We've discussed both phenomena in this space, and I can promise some powerful data from our Tech Poll VI which we're wrapping up as this blog posts.
Social media has become a mega-force because it changes the way we communicate with one another. If you think about it, for decades and decades, people simply picked up the phone, wrote a letter (or sent a fax), or struck up a live conversation. That's how people did business with one another.
Then the Internet came along, and we started emailing information. Later, texting on mobile devices became shorthand for conversation.
But it has been the advent of social media, popularized first by MySpace, and now totally dominated by Facebook that has reinvented the way we interact with one another. And Twitter is using some of the same principles to become a force in social media.
At the same time, there is no shortage of social media "experts," more than happy to advise businesses on the best way to utilize these new tools. And caught in the middle are traditional advertising agencies, struggling to come across as hip, but often tethered to their traditional media roots. When you have been proficient for decades at designing and creating campaigns for television, radio, and print, the explosion of social media can totally redefine the media plan - and with it, the core focus and staff of the agency itself.
We're all trying to learn and better understand this space, often reading whatever we can get our hands on to better grasp the change. We were fortunate to have one of President Obama's top advisors, Scott Goodstein, speak at last fall's Summit at the NAB. And since then, I have made a connection with Alison Circle, who heads up media and social networking for the Columbus (Ohio) Metropolitan Library. I have truly enjoyed the insights gleaned from both of these new experts in the field, and will have a blog post coming up about my keynote session with Alison at the Mchigan Association of Broadcasters conference last week.
A recent case study in the "Business" section of The New York Times caught my attention. It's the story of a new high-end startup - EPC Cigar - and the media choices they made in launching their new brand. They had a $300,000 budget with lots of options in front of them: taxi tops in New York City, TV ads on channels like Comedy Central, Spike, and Vh1, radio in NYC, Chicago, and L.A., and print ads in publications like The Wall Street Journal, Yachting, Golf Digest, Wine Spectator and Cigar Aficionado.
Instead, EPC Cigar went with their agency's choice and opted for a social media campaign that mostly uses website resources, Facebook, and Twitter. This campaign only chewed up $40K, allowing them to divvy up the rest on trade shows, events, point of sales material, and some traditional media. Part of their aversion to going the "old media" route was a belief they could get more bang for their buck with social media.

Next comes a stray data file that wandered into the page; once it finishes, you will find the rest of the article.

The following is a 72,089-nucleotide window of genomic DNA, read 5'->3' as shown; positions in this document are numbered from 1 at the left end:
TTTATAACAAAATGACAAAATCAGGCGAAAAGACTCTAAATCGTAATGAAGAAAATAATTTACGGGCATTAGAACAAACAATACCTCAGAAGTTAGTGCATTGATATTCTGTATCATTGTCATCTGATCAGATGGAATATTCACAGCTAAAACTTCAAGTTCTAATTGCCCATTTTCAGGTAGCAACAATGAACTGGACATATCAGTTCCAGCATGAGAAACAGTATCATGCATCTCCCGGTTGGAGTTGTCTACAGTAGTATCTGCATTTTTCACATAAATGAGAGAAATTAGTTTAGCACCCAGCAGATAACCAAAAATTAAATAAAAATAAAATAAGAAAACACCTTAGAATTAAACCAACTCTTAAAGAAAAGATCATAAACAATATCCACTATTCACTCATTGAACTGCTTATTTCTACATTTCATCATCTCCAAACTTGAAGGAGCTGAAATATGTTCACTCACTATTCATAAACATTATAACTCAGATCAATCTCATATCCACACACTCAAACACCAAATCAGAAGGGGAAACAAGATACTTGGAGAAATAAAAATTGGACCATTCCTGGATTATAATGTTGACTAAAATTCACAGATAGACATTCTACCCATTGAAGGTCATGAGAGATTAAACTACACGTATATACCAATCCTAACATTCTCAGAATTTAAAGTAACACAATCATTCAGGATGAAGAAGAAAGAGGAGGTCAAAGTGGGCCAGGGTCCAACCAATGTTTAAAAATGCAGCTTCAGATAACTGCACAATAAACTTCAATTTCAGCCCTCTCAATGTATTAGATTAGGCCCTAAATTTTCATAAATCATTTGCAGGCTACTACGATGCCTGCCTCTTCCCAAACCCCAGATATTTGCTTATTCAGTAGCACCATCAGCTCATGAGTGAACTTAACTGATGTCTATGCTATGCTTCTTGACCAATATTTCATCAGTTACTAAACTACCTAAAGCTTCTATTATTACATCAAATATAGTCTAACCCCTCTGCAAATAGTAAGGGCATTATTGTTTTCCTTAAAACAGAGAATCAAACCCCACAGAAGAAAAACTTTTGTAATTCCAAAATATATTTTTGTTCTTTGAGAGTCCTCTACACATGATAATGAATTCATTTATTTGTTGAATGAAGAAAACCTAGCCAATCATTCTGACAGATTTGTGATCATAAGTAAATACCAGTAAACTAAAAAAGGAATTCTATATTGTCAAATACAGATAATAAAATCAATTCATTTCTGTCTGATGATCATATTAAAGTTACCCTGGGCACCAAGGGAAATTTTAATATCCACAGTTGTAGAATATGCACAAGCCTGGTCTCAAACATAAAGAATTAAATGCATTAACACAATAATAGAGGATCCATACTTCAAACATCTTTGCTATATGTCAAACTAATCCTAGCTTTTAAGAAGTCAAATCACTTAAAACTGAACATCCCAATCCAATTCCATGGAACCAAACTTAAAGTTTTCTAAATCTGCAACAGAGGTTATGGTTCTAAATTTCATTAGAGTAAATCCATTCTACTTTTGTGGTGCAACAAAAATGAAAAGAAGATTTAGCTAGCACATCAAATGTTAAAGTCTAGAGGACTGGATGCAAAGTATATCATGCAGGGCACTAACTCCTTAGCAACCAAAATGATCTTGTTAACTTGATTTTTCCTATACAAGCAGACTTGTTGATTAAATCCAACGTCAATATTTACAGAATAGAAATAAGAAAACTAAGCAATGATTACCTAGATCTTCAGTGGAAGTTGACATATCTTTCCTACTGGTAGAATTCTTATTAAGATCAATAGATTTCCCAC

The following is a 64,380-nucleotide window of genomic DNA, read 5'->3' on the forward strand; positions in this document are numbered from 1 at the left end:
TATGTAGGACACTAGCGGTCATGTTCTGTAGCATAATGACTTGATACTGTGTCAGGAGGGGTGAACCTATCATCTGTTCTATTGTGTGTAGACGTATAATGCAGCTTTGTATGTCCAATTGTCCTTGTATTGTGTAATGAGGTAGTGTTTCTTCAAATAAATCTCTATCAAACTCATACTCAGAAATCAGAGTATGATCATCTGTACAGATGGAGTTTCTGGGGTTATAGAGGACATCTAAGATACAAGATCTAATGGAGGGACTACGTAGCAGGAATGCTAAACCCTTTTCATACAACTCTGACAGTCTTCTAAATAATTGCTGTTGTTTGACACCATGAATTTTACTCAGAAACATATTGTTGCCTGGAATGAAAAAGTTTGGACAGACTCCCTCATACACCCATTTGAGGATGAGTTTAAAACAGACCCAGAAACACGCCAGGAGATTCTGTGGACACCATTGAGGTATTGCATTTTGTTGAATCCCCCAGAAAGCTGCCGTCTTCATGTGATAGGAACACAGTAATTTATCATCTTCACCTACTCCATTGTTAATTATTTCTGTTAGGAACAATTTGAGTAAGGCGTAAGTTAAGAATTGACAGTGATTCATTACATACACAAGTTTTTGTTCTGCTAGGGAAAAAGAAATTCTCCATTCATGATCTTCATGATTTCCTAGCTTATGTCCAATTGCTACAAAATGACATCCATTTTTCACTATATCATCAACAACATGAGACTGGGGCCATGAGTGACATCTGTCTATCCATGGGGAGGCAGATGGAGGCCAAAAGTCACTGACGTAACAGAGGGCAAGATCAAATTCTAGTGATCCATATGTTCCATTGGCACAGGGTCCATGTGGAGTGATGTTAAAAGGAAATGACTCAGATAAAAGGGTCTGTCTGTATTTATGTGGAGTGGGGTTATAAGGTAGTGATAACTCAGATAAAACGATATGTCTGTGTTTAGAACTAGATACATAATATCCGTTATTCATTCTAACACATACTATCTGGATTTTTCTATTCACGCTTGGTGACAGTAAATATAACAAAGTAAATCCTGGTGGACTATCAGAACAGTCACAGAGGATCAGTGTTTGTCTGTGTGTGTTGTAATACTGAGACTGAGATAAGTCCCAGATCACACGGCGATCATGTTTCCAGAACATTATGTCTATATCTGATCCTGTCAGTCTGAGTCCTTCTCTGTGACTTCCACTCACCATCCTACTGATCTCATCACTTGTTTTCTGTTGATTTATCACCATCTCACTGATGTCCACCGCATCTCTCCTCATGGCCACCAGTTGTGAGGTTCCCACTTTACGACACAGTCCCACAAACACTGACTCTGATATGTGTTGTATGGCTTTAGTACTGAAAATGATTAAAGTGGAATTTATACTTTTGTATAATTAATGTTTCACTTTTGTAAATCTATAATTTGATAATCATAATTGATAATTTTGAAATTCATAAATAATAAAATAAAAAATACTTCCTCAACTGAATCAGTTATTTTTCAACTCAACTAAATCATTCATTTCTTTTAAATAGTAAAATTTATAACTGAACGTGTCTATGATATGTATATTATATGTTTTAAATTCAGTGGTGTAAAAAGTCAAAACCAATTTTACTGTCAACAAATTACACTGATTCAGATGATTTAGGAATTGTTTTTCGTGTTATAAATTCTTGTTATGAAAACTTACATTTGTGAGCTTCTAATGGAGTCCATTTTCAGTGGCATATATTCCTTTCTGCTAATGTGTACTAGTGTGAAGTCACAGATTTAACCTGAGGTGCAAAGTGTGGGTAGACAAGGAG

The company's main spokespeople are also the owners - Ernesto Perez-Carrillo Jr. and Ernesto Perez-Carrillo III - and they are directly involved with maintaining the company's Facebook and Twitter presence.
When the article was written in late February, EPC Cigar had garnered 700 Facebook fans and 250 users following their tweets on Twitter. (Since the Times article appeared and I wrote this blog a few days later, they picked up another 700 fans.)
Now this doesn't strike me as great results. Understanding that this is a premium brand that is aimed for a well-heeled male consumer, I picked WCSX here in Detroit - and they have twice the number of Facebook fans. So what does that tell you?
In an effort to put these case studies in perspective, The Times sought out opinions from a panel of experts, some of whom expressed disappointment at EPC Cigar's small numbers of fans and followers.
As Donna Novitsky, CEO of BigTent pointed out, "The Facebook fan and Twitter follower numbers are extremely low — we would want to see tens of thousands, at least. It is likely that cigar smokers and would-be cigar smokers are not the most active social media users. It is also possible that avid social media users do not smoke $13 cigars. Plus, the dirty little secret of viral marketing campaigns on social media is that it often takes a lot of traditional media marketing to get them started.”
That's a "dirty little secret" that every radio rep should be telling clients who are enamored with the "efficiency" of using only social media tools for branding and sales. Traditional media still delivers the big numbers for new media monsters from Apple to Microsoft to Droid.
And there's a good reason why.